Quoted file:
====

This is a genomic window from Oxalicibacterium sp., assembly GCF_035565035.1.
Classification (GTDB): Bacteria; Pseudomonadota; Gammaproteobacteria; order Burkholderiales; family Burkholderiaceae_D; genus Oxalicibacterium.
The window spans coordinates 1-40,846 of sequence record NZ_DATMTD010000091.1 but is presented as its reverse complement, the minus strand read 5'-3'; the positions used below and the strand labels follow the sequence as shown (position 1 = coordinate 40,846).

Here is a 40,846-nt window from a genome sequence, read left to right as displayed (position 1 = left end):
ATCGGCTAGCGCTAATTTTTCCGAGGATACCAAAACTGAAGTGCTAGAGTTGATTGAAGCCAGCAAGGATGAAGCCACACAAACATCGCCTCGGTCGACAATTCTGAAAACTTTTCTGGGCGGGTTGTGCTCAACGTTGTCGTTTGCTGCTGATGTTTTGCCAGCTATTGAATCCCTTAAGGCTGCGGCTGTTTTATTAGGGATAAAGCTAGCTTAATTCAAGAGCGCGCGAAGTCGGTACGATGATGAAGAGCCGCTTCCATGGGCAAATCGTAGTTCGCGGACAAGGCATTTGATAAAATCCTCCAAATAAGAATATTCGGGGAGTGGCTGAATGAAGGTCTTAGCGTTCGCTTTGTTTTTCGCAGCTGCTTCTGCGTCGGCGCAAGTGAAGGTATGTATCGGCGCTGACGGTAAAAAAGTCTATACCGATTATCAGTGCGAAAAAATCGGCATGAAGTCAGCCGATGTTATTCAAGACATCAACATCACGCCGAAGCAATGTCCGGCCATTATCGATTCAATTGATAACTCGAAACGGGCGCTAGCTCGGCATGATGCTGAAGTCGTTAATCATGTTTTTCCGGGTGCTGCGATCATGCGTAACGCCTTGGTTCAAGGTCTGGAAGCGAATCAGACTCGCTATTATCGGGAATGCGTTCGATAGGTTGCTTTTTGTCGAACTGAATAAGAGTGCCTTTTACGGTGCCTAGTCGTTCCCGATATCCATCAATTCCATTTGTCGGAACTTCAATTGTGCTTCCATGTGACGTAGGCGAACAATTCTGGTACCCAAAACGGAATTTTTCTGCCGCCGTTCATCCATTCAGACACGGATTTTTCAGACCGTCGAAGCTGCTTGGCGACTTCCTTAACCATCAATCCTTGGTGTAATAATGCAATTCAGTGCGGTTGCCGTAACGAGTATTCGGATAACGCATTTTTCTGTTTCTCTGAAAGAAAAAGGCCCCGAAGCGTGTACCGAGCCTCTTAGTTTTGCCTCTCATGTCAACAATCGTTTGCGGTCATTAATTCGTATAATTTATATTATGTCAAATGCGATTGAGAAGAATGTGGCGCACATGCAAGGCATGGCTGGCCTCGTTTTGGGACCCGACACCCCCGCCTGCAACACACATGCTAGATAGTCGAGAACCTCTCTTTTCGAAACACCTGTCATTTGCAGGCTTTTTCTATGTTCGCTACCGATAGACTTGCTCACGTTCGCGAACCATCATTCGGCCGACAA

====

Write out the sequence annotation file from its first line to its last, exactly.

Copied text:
This is a genomic window from Oxalicibacterium sp., assembly GCF_035565035.1.
Classification (GTDB): Bacteria; Pseudomonadota; Gammaproteobacteria; order Burkholderiales; family Burkholderiaceae_D; genus Oxalicibacterium.
The window spans coordinates 1-40,846 of sequence record NZ_DATMTD010000091.1 but is presented as its reverse complement, the minus strand read 5'-3'; the positions used below and the strand labels follow the sequence as shown (position 1 = coordinate 40,846).

Here is a 40,846-nt window from a genome sequence, read left to right as displayed (position 1 = left end):
ATCGGCTAGCGCTAATTTTTCCGAGGATACCAAAACTGAAGTGCTAGAGTTGATTGAAGCCAGCAAGGATGAAGCCACACAAACATCGCCTCGGTCGACAATTCTGAAAACTTTTCTGGGCGGGTTGTGCTCAACGTTGTCGTTTGCTGCTGATGTTTTGCCAGCTATTGAATCCCTTAAGGCTGCGGCTGTTTTATTAGGGATAAAGCTAGCTTAATTCAAGAGCGCGCGAAGTCGGTACGATGATGAAGAGCCGCTTCCATGGGCAAATCGTAGTTCGCGGACAAGGCATTTGATAAAATCCTCCAAATAAGAATATTCGGGGAGTGGCTGAATGAAGGTCTTAGCGTTCGCTTTGTTTTTCGCAGCTGCTTCTGCGTCGGCGCAAGTGAAGGTATGTATCGGCGCTGACGGTAAAAAAGTCTATACCGATTATCAGTGCGAAAAAATCGGCATGAAGTCAGCCGATGTTATTCAAGACATCAACATCACGCCGAAGCAATGTCCGGCCATTATCGATTCAATTGATAACTCGAAACGGGCGCTAGCTCGGCATGATGCTGAAGTCGTTAATCATGTTTTTCCGGGTGCTGCGATCATGCGTAACGCCTTGGTTCAAGGTCTGGAAGCGAATCAGACTCGCTATTATCGGGAATGCGTTCGATAGGTTGCTTTTTGTCGAACTGAATAAGAGTGCCTTTTACGGTGCCTAGTCGTTCCCGATATCCATCAATTCCATTTGTCGGAACTTCAATTGTGCTTCCATGTGACGTAGGCGAACAATTCTGGTACCCAAAACGGAATTTTTCTGCCGCCGTTCATCCATTCAGACACGGATTTTTCAGACCGTCGAAGCTGCTTGGCGACTTCCTTAACCATCAATCCTTGGTGTAATAATGCAATTCAGTGCGGTTGCCGTAACGAGTATTCGGATAACGCATTTTTCTGTTTCTCTGAAAGAAAAAGGCCCCGAAGCGTGTACCGAGCCTCTTAGTTTTGCCTCTCATGTCAACAATCGTTTGCGGTCATTAATTCGTATAATTTATATTATGTCAAATGCGATTGAGAAGAATGTGGCGCACATGCAAGGCATGGCTGGCCTCGTTTTGGGACCCGACACCCCCGCCTGCAACACACATGCTAGATAGTCGAGAACCTCTCTTTTCGAAACACCTGTCATTTGCAGGCTTTTTCTATGTTCGCTACCGATAGACTTGCTCACGTTCGCGAACCATCATTCGGCCGACAA